(this story originally published here.)
Cliff Ohmart, original architect of LODI RULES and sustainability giant, announces his retirement by Randy Caparoso
It is largely agreed, within the American winegrowing industry, that the Lodi Viticultural Area’s crowning achievement has been the establishment, in 2005, of LODI RULES for Sustainable Winegrowing. What you might not know is that LODI RULES was originally the brainchild, for the most part, of one person: Dr. Clifford P. Ohmart.
Dr. Ohmart – who prefers to be called, simply, Cliff – was Lodi Winegrape Commission’s Sustainable Winegrowing Director for 14 years (1996 to 2009). During the past eight years he has been serving as Senior Scientist for SureHarvest (a sustainable agricultural management company).
This past December 29, 2017, Ohmart announced, through social media:
The day has finally arrived. This is my last day of work after 41 years as a scientist, IPM (i.e. Integrated Pest Management) advisor, program developer and manager, and all the other things I have done. My career has been a very rewarding and long journey. It took me to many places and I have worked with many wonderful and talented people. I hope to keep my toe in the sustainable ag waters through limited consulting work. I now look forward to the next phase in my life, which is retirement. I feel fortunate to be able to say that.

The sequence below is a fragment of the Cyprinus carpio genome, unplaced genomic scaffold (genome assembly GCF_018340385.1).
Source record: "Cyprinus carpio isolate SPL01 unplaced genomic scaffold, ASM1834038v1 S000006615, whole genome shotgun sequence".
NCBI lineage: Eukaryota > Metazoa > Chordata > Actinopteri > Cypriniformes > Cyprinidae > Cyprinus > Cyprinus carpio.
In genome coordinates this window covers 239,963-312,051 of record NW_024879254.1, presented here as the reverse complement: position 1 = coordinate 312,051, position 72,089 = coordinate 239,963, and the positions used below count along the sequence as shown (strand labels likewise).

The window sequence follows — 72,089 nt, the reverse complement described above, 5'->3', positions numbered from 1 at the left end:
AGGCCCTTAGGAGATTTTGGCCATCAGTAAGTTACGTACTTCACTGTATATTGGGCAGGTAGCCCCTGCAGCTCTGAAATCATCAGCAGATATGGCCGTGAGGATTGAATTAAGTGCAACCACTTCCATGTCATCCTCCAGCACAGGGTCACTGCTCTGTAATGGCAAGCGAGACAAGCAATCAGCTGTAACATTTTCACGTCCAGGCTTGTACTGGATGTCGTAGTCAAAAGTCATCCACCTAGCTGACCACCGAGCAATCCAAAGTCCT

The impact of Ohmart’s labors is probably best described by Mark Chandler, Lodi Winegrape Commission’s first Executive Director (1991 to 2011). Chandler tells us:
Lodi’s transformation from anonymity to rising star is in no small way due to Cliff’s pioneering work in driving Lodi’s reputation for leadership in sustainability. Cliff’s unique set of attributes – the highest academic credentials, years of field experience as a Pest Control Advisor, and a demeanor that the growers appreciated and respected – turned out to be exactly what Lodi needed.
What made Lodi’s program so powerful and successful was that it came from the ground-up. The core values came from grower/leaders whose desire was to improve the district and enhance the value of their crop through sustainable practices. Cliff was the primary author of the Lodi Winegrower’s Workbook in 2000 – the first comprehensive viticulture publication since (UC Davis’) A.J. Winkler‘s in the 1970s – which was based on hundreds of hours of input from the grower community.
Similarly, when LODI RULES for Sustainable Winegrowing was launched in 2005, it was the growers who provided the foundation of the program. Cliff was able to transform their desires and their wisdom into words and programs that were industry leading. Consider the fact that the Lodi Winegrower’s Workbook was published in 1999, and the workbook for the statewide program (that of CSWA, California Sustainable Winegrowing Alliance) was first published three years later, and even then it was largely based on Lodi’s work. It was a special moment in time that he had to advance sustainability not only in Lodi, but statewide and beyond.
A few quick things about LODI RULES:
1. Launched, after 10 years of development, in 2005, LODI RULES was the nation’s first-ever, highly detailed workbook for third party (by Protected Harvest) authenticated sustainable grape growing
2. In the winegrowing industry, sustainability is considered to be the most effective and meaningful approach to positive-impact viticulture – therefore far more significant than, say, certified organic programs such as CCOF (California Certified Organic Farmers).